I think I will copy the contents of the guts of this posting the Forum admin section and see what response we get.

And yes your point about release versions - this is a topic which always plagues software development shops when they have to support software in a multi-platform environment. Makes me quite glad I don’t do that for a living anymore …


Thanks!! I figured it was something simple that I was missing because I was almost there, and hopefully this is it. Ran to my local Radio Shack and they didn’t have this in stock (not much demand for turntable accessories in this day and age). Called a couple of other stores that showed they had 1 or 2 in inventory, but no luck either. So they ordered one for me which should show up next week.

Radio Shack guy said the same thing you did - apparently AUX jacks don’t have the pre-amp needed for turntables. I could test this whole thing out by dragging my PC across the room to get close enough to my big home stereo set-up, but I’ve got all my cables neatly tucked away, etc. so it would be a royal pain in the rear to do it just for a test. I’ll just wait for this part to show up and hope it does the trick.

Thanks again for the quick answer. I’ll post again when (staying with the positive thoughts) this thing works.


I’m 100% sure you can’t do that. “I can’t get LameLib to work, this is a bug, right?” If you can’t keep trouble postings out of the forum forum, there’s no hope for a bug forum.

No, it has to be an insider thing. You get to post bug reports after your 50th posting to help someone else and then only after you can recite the formal definition of a program bug without cue cards.

That’s a good start.

Oh, but I would certainly make it visible to everyone even if they can’t post to it. This will make them all crazy (this is my evil side coming out).


<<<don’t have the pre-amp needed for turntables. >>>

No. That’s getting hard to find now.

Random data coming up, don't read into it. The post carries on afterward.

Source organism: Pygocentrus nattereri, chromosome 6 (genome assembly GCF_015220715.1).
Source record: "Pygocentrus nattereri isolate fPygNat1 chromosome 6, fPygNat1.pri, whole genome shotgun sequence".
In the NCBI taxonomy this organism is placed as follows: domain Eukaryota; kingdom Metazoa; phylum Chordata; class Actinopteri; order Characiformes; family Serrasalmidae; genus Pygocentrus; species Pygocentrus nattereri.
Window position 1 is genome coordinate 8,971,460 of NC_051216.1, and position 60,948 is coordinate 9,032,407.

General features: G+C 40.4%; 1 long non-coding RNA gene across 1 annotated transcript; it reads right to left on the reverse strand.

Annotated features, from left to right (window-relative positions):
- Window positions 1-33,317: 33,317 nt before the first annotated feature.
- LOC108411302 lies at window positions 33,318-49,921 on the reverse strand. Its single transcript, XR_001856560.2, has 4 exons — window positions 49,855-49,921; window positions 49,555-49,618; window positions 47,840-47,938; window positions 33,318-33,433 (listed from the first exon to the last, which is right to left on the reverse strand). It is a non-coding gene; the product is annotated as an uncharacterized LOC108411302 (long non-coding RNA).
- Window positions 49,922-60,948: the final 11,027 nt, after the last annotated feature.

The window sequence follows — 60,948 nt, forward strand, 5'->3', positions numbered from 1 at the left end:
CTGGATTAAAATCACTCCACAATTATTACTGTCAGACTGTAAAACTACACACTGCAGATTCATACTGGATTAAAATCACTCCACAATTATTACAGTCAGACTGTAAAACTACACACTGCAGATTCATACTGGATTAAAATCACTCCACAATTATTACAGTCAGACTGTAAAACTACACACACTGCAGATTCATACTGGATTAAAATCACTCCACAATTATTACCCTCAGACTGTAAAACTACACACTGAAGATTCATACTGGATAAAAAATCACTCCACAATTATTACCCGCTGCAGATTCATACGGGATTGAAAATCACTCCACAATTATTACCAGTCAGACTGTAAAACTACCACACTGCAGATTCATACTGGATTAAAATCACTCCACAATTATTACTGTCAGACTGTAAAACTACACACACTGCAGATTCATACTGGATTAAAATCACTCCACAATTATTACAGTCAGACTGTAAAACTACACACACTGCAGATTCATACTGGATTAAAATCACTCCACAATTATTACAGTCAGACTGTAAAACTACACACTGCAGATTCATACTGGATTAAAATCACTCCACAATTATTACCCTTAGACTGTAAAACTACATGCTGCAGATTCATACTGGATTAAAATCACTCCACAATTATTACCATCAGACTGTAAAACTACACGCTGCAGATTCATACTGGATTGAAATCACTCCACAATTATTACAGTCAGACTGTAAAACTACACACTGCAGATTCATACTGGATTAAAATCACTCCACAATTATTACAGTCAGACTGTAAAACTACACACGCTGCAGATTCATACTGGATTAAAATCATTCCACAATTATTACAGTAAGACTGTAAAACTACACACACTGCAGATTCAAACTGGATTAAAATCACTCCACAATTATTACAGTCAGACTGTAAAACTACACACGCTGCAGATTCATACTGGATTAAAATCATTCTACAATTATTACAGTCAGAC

Really early on, they discovered that the bass notes wouldn’t fit in the groove. I mean big time. By the time they reduced the volume of the performance so everything fit, the fiddles in the south forty were lost in the groove noise.

After several years of letting everybody do their own thing–badly–the Recording Industry Association of America engineered a standard and highly defined process of suppressing bass notes and boosting treble so everything fit in the groove gracefully. As a logical extension of that, they also published the playback specification, so the listener was as close as possible to the original performance. I have a song around here somewhere which I equalized for standard lathe groove RIAA so you could hear the difference.

That’s the playback curve, so it has boosted bass (left) and suppressed treble (right). Those of the engineering persuasion will note that the greatest volume boost is right around power line hum frequencies. That accounts for the extra thin black wire coming out of the turntable. Without that, the sound will almost always have a slight annoying mmmmmmmmmm in back of the music. The ground wire provides extra shielding.


Here you go. I took out the level shift, so this is all due to that curve.


Let me know when you’ve heard it. I should probably take it down because of the other functions the RIAA has.


Hallelujah!!! It works!!! I am having a blast ripping all sorts of old, obscure, rare vinyl (and cassettes) that I thought I’d never get to listen too again on a regular basis into MP3’s that I now listen too on those long business flights!! This rocks!!

Thanks so much for the help from this forum. :smiley: :smiley: :smiley:

Now I’ve got another question, but I’ll post it under a new thread. Thanks again.